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Journal Article

Larry Cohen—50 ways to DYE your science

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Strünker,  T.
Department of Molecular Sensory Systems, Center of Advanced European Studies and Research (caesar), Max Planck Society;

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Kaupp,  U. B.
Department of Molecular Sensory Systems, Center of Advanced European Studies and Research (caesar), Max Planck Society;

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Citation

Strünker, T., & Kaupp, U. B. (2015). Larry Cohen—50 ways to DYE your science. Neurophotonics, 2(2), 021004-021004. doi:10.1117/1.NPh.2.2.021004.


Cite as: http://hdl.handle.net/11858/00-001M-0000-0028-6188-7
Abstract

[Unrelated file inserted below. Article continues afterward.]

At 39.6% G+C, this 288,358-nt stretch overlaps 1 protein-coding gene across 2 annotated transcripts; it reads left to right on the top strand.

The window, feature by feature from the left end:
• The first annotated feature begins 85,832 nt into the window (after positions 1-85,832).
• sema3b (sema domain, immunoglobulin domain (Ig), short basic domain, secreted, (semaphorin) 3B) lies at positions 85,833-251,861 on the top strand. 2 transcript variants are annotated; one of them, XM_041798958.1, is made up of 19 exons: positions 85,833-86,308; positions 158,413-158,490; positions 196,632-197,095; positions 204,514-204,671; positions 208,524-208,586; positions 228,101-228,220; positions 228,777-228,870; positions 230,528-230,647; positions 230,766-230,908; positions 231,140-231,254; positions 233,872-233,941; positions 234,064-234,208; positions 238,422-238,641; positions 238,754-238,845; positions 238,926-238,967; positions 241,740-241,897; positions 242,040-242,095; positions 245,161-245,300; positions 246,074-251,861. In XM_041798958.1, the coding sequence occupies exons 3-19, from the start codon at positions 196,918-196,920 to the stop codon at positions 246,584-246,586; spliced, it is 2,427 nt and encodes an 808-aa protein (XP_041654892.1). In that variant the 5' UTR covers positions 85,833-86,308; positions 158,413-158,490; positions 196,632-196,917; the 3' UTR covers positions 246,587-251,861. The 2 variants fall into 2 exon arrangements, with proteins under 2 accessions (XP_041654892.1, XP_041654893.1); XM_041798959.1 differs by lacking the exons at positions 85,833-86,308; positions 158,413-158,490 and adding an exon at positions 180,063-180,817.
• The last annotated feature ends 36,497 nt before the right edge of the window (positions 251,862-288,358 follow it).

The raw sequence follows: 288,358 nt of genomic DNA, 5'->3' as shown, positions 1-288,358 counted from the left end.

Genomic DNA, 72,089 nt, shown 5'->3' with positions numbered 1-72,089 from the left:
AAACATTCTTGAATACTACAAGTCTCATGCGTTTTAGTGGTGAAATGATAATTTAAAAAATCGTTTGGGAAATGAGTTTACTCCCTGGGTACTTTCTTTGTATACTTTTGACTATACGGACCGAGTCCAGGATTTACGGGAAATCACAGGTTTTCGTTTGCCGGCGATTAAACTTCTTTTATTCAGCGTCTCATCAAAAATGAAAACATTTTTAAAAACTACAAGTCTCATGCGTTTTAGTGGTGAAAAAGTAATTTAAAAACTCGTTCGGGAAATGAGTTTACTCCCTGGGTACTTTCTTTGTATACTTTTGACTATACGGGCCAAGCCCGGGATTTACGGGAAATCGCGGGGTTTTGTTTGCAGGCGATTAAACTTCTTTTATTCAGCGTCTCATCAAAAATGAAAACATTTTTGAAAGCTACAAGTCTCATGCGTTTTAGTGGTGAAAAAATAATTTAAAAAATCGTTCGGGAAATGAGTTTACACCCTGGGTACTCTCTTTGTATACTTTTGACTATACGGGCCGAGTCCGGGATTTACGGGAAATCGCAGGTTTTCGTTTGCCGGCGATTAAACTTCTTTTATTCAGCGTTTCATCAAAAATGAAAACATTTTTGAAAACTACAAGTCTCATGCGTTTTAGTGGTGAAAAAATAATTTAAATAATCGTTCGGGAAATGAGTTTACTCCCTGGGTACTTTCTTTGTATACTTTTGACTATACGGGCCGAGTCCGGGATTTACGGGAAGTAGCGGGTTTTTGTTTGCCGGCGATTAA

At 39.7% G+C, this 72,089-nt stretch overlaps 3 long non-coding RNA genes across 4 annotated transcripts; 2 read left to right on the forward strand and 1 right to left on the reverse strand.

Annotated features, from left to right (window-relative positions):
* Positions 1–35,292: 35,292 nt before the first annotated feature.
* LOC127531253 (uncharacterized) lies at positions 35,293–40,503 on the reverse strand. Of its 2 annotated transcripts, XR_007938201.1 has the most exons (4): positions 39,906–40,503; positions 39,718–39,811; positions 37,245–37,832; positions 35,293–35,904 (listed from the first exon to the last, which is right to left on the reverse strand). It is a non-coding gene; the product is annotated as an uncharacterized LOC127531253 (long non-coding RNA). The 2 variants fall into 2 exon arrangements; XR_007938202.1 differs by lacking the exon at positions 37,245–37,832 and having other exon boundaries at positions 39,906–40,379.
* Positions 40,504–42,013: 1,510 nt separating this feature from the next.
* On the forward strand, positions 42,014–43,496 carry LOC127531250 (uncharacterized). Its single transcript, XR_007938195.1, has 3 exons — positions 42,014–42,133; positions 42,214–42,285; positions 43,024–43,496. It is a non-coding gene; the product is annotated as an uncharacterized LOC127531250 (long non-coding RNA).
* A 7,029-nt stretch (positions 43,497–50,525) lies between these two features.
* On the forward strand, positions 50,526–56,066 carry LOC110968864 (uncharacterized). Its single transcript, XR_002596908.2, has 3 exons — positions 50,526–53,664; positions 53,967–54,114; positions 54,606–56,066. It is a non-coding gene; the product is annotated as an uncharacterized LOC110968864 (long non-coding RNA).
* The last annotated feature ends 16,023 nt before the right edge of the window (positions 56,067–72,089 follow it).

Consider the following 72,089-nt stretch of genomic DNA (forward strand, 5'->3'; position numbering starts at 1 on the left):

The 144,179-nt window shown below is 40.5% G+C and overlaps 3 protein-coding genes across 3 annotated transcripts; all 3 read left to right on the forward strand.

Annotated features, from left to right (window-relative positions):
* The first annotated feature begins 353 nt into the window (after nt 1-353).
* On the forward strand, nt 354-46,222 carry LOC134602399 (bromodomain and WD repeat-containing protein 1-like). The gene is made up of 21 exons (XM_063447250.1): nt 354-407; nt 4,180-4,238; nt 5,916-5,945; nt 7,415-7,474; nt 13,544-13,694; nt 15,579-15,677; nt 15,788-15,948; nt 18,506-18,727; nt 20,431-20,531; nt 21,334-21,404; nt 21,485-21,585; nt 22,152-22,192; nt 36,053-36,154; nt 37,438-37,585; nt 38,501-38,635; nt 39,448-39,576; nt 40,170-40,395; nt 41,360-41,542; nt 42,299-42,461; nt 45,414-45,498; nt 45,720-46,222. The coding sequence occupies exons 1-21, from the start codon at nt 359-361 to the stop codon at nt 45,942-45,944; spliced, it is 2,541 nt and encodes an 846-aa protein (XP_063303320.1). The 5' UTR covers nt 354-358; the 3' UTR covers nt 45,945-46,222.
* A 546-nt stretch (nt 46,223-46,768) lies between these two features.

Larry Cohen has been a great inspiration for our work; the indicators Arsenazo III and di-8-ANNEPS, introduced by Larry and his colleagues to biology,1,2 were crucial for the elucidation of photo- and chemotransduction pathways in photoreceptors and sperm cells, respectively. During the heydays of research on signaling in retinal photoreceptors in the 1980s, central questions concerned (1) the identity of the cellular messenger transducing the absorption of light into an electrical signal and (2) the nature of the ion channels gated by that messenger. For good reasons, both Ca2+ and cGMP had been proposed to carry the signal from the visual pigment rhodopsin in the disk membrane across the cytosol to the ion channels in the plasma membrane. In 1985, in one fell swoop, a series of papers identified in rod photoreceptors of amphibians and cow a conductance, which is directly gated by cGMP without involving phosphorylation by protein kinase G.3,4,5 We and others discovered a cGMP-induced Ca2+ efflux from isolated Ca2+-filled disks,4,6 suggesting that the cGMP-gated channel is also localized in the disk membrane. The release of Ca2+ from isolated disks was detected by the metallochromic Ca2+-indicator dye Arsenazo III. This dye, for the first time, was used by Brown et al.1 to measure minute Ca2+ changes in the squid giant axon evoked by changes in membrane voltage. Recordings from excised membrane patches or truncated rod outer segments revealed that the cGMP-gated channel is, in fact, located in the plasma membrane.3,5 It turned out that robust cytoskeletal filaments connect plasma and disk membranes;7 therefore, during permeabilization of photoreceptors and purification of their membrane fractions, plasma and disk membranes partially fuse. This process is prevented by mild trypsinization of cytoskeletal elements.8 Although the presence of the cGMP-gated channel in disks was a consequence of the isolation procedure, it allowed for the channel’s molecular identification, purification, and cloning of the gene. We characterized the cGMP-gated channel by functional reconstitution into artificial liposomes.9,10 Membrane proteins of rod outer segments were solubilized and separated by affinity and size-exclusion chromatography; protein fractions eluting from the column were reconstituted into liposomes and tested for channel activity using the Arsenazo III-based Ca2+ flux assay.9 This assay also allowed identifying the channel’s accessory 240 kD β-subunit11 and the first Na+/Ca2+ exchanger protein.12 Finally, partial amino-acid information derived from the purified 63 kD pore-forming α-subunit and the β-subunit paved the way to clone the genes of the CNG channel subunits and their functional expression in heterologous cell systems.13,14